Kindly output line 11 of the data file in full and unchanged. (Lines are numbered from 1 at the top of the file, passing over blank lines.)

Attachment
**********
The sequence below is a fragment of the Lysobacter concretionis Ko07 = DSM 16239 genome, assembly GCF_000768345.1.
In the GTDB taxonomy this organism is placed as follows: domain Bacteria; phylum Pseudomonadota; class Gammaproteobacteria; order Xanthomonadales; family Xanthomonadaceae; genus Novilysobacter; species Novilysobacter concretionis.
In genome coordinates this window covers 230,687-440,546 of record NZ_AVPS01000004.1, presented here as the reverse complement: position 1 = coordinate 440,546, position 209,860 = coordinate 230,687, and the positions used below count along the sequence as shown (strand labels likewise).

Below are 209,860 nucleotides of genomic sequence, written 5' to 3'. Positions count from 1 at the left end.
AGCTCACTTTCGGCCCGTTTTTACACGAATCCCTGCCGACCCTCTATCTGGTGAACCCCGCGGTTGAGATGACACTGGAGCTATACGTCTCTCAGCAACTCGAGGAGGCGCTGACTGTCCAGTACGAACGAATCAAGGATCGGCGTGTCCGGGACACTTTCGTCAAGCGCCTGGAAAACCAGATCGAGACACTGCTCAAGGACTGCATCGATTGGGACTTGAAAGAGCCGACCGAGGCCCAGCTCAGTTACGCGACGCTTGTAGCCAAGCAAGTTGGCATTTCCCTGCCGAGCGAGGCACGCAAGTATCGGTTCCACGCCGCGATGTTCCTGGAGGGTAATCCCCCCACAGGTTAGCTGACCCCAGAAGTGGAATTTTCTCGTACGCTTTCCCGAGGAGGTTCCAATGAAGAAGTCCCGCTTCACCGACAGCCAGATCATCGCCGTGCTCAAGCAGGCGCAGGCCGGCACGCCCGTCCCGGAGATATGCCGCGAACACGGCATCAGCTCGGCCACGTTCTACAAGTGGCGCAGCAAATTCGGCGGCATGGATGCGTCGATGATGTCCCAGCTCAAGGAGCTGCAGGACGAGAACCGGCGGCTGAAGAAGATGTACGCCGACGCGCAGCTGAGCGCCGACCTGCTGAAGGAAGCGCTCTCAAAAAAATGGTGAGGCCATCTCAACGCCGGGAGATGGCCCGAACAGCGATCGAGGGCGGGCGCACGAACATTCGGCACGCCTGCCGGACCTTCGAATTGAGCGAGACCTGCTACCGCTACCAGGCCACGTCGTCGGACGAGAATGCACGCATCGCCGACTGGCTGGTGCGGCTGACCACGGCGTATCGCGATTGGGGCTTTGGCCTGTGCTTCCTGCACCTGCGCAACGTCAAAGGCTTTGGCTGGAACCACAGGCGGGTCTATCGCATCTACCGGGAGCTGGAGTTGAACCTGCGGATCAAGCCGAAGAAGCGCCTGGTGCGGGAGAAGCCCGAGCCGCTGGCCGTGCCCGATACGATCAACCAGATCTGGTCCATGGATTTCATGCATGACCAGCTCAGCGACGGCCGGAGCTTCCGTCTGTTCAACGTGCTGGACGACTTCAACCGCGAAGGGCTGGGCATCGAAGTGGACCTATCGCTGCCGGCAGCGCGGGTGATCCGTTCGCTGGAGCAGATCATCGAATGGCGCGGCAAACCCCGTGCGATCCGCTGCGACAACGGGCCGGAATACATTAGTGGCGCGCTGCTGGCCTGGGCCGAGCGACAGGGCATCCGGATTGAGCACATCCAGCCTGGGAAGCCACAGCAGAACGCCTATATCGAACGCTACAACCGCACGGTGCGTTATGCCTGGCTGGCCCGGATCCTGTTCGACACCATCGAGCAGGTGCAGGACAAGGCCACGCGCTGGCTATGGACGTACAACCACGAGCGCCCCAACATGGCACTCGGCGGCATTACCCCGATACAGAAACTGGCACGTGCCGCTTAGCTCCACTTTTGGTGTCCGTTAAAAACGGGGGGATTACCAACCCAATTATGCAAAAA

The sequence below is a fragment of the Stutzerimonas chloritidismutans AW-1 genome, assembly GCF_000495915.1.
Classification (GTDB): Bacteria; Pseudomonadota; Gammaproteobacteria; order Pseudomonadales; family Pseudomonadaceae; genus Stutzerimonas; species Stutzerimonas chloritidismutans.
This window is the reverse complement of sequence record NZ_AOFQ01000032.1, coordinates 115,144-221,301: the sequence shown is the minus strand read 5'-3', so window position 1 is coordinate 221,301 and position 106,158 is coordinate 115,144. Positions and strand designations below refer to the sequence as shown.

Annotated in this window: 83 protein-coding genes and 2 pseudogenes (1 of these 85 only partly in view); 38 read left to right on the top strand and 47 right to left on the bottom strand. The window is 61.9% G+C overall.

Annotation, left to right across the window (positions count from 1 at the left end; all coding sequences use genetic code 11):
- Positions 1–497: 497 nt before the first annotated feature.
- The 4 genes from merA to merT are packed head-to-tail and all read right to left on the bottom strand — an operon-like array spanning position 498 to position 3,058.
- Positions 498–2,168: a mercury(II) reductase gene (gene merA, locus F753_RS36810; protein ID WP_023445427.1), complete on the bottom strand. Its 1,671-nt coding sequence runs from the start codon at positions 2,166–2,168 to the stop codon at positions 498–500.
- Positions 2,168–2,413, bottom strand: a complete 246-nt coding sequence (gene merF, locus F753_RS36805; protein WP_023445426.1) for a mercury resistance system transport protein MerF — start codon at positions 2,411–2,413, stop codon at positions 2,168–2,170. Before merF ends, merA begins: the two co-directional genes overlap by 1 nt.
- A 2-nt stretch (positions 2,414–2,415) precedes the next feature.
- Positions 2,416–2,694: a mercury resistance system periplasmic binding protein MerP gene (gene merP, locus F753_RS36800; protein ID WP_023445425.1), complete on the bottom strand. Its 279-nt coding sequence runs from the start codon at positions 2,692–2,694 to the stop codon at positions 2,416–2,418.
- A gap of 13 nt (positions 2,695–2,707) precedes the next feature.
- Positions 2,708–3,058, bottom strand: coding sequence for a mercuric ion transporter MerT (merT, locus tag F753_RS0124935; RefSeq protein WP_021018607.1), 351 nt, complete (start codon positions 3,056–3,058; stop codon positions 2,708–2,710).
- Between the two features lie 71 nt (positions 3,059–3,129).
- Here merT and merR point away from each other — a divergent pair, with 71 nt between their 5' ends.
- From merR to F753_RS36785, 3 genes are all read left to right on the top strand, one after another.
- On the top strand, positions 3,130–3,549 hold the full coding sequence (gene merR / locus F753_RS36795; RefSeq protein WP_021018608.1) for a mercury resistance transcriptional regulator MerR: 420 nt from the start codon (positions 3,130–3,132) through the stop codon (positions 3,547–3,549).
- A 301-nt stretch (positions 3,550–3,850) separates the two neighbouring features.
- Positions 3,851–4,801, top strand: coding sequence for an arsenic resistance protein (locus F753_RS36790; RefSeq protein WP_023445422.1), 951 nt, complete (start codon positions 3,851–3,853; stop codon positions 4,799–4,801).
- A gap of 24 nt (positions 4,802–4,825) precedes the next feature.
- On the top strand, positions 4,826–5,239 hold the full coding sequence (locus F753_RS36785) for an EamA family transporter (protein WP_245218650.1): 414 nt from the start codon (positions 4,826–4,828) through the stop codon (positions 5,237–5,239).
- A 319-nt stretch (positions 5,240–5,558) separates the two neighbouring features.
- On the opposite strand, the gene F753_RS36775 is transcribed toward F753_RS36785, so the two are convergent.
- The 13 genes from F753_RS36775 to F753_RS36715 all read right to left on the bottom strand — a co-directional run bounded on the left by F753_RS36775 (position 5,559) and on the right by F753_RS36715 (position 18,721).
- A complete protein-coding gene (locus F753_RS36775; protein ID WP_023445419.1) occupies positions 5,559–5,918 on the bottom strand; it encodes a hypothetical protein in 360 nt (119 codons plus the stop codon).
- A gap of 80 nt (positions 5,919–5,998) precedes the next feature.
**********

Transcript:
- Positions 1–497: 497 nt before the first annotated feature.